When a qualified veteran takes out a mortgage, the loan qualifies for insurance from the Department of Veterans Affairs. That protects the lender against loss, which makes it easier for the veteran to get a loan at a more attractive rate. A veteran's surviving spouse also may qualify for mortgage insurance.
A surviving spouse may be eligible for a VA loan if the military member died while in service or from a service-related disability. The surviving spouse of a totally disabled veteran may be eligible even if the disability didn't directly cause the veteran's death. Spouses of prisoners of war or military members missing in action can apply too.
The spouse of a dishonorably discharged veteran is not eligible for a VA loan, even if she otherwise qualifies.
Surviving spouses normally have to be unmarried to qualify. However once a widow or widower turns 57, they can remarry and still apply for a VA loan.
Qualifying for Loans
A spouse who wants a VA loan must first apply for a certificate of eligibility, or CE. If the spouse has already established his right to benefits, he submits Form 26-1817,along with the veteran's discharge papers. If he hasn't applied for benefits, he first must submit VA Form 21-534, along with the discharge papers, his marriage license and the veteran's death certificate. The spouse can submit 26-817 through the lender or mail it to the VA.
Having the CE still doesn't guarantee the VA will insure a specific mortgage on a specific house. The VA won't insure a loan unless the applicant is a good credit risk and has enough income to make the monthly payments. However, as VA loans don't require down payments, they're more affordable than a regular mortgage.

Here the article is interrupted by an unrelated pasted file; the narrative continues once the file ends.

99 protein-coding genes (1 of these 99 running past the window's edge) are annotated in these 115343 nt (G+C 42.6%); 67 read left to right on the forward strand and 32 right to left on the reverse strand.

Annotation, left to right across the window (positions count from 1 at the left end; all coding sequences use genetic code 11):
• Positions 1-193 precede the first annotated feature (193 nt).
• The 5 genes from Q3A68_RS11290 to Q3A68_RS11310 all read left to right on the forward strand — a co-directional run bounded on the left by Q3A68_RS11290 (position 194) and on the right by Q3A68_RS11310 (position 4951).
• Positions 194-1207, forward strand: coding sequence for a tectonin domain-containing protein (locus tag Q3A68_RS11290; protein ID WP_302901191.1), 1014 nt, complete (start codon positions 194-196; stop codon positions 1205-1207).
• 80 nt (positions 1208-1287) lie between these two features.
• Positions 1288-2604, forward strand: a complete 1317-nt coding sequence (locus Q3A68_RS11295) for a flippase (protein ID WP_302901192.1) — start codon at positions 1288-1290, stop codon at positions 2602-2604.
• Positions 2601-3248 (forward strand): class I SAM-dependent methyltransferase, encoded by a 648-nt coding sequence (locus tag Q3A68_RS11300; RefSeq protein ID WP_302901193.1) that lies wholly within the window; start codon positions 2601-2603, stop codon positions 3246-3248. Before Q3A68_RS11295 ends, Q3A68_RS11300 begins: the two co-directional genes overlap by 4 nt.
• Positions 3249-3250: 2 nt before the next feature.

The VA only guarantees loans for a personal home, not investment properties. The loan can be used to buy or build a home, purchase and improve the property or make energy-efficient improvements to a home the spouse already owns.
Surviving spouses of someone who died while in service, or of a service-related disability have an extra benefit: they don't have to pay the usual VA fee for guaranteeing a loan.
A spouse who co-signed a VA-backed mortgage can apply for a VA refinance loan -- known as a streamline refinance -- after her spouse dies. This is an option even if the surviving spouse wouldn't otherwise qualify for a VA loan. This has some distinctive requirements:
- The applicant must be current in the mortgage, with only one late payment in the past year.
- The new monthly payment must be lower than the old payment, unless the refinance switches from an adjustable rate to a fixed rate.
- The applicant can't get any cash out of the refinance.
- The property must have been bought with a VA loan.
A graduate of Oberlin College, Fraser Sherman began writing in 1981. Since then he's researched and written newspaper and magazine stories on city government, court cases, business, real estate and finance, the uses of new technologies and film history. Sherman has worked for more than a decade as a newspaper reporter, and his magazine articles have been published in "Newsweek," "Air & Space," "Backpacker" and "Boys' Life." Sherman is also the author of three film reference books, with a fourth currently under way.